- the owners shall maintain the common elements or any part of them;
- each owner shall maintain and repair after damage those parts of the common elements of which the owner has the exclusive use; and
- the corporation shall maintain the units or any part of them.”
The court characterized the effect of these statutory provisions as follows:
the Act does not grant a condominium corporation the authority to impose on a unit owner the obligation to repair common elements after damage, except for common elements designated for the exclusive use of an owner.
So this issue turned on whether the declaration “properly shifted the repair after damage obligation to Sunbelt.”
MCC195 based its claim on a provision of the declaration that read:
the owners of the commercial units shall be solely responsible for the maintenance and repair of all windows enclosing their Units, all doors and doorframes, as well as the maintenance and repair of all glass, plastic or other material utilized in the full or partial enclosure thereof.
The court refused to entertain this argument, because the declaration failed to comply with certain requirements found in the act and its regulation:
However, the Declaration does not contain a Schedule F, which is required in a Declaration where exclusive use common elements are to be specified according to s. 5 (7) of Ontario Regulation 48/01.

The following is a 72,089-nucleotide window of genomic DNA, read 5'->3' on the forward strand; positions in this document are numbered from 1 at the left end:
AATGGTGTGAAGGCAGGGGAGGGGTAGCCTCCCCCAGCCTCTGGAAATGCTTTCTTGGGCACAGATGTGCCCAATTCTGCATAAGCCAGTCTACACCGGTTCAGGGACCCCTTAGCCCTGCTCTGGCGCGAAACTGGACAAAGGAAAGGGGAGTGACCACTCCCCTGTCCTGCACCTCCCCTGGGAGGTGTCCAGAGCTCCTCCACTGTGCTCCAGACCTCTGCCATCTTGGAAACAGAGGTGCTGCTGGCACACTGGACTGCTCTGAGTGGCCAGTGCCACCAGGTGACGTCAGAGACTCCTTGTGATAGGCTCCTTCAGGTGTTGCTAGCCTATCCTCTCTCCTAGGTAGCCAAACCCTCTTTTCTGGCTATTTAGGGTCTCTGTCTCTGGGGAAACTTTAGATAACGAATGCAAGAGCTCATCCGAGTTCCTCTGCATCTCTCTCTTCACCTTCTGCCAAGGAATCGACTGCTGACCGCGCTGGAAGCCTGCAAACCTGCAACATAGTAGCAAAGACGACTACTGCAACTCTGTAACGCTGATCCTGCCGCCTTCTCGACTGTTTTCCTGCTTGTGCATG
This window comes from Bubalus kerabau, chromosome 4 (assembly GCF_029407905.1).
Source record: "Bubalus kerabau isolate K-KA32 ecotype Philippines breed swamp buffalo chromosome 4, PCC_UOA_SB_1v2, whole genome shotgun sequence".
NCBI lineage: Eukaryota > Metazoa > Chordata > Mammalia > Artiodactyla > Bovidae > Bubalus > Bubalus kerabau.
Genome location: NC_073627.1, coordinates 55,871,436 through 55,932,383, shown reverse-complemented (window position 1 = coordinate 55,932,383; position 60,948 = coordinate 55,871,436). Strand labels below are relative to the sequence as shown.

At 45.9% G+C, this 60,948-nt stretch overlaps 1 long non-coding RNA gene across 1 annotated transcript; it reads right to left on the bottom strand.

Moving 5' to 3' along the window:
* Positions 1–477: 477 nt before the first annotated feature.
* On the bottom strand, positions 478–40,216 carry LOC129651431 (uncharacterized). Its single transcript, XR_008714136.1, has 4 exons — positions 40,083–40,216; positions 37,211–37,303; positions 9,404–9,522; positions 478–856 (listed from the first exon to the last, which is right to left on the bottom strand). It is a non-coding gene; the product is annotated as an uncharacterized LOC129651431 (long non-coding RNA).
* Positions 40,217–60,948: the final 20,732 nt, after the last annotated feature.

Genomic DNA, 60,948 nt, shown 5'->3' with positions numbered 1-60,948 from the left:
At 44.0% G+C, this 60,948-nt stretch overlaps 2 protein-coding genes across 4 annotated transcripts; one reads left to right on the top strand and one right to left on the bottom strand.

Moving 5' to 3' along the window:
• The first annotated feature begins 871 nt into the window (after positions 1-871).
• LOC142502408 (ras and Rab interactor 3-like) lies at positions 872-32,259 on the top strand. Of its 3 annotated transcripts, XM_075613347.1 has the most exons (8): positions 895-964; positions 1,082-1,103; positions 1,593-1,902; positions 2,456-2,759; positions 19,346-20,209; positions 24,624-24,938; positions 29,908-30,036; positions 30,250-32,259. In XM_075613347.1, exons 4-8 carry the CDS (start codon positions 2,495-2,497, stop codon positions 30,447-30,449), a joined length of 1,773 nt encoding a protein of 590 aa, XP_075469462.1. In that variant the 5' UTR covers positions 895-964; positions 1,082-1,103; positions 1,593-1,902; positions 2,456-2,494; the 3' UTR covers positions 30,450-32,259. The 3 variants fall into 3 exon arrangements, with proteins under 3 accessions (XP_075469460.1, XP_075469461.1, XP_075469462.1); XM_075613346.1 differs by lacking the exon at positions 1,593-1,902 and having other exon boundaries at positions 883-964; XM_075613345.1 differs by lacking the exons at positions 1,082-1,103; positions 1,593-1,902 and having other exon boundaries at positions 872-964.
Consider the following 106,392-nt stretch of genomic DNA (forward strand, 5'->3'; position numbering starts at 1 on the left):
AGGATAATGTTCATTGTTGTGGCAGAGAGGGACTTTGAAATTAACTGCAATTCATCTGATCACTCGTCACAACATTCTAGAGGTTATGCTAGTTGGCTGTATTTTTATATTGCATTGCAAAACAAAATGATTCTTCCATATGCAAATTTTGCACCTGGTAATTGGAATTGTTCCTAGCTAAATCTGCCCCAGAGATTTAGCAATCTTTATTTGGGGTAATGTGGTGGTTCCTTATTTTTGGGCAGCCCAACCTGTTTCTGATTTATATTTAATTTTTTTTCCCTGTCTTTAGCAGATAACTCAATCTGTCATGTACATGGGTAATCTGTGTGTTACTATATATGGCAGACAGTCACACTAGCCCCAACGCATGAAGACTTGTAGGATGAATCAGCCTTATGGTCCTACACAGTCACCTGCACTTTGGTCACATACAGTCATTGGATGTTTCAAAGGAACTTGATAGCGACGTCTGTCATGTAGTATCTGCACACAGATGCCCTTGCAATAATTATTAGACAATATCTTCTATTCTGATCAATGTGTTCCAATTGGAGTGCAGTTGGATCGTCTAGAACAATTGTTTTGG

Further, there is no Part II, being an exclusive use portions survey, in the description, which according to s. 2(1)(b) and the definition is s. 1 of O. Reg 49/01 is required if the property includes exclusive use portions.
So the court concluded that “the windows are not common elements over which Sunbelt has exclusive use. Therefore, MCC195 has the obligation to maintain those common elements.”
In the result, success was divided. The court found that “Sunbelt is responsible for the hydro accounts servicing the commercial units. The exact amounts of that liability must now be calculated by the parties with the assistance of counsel.” And it found that “MCC195 is responsible for the cost of the window replacement.”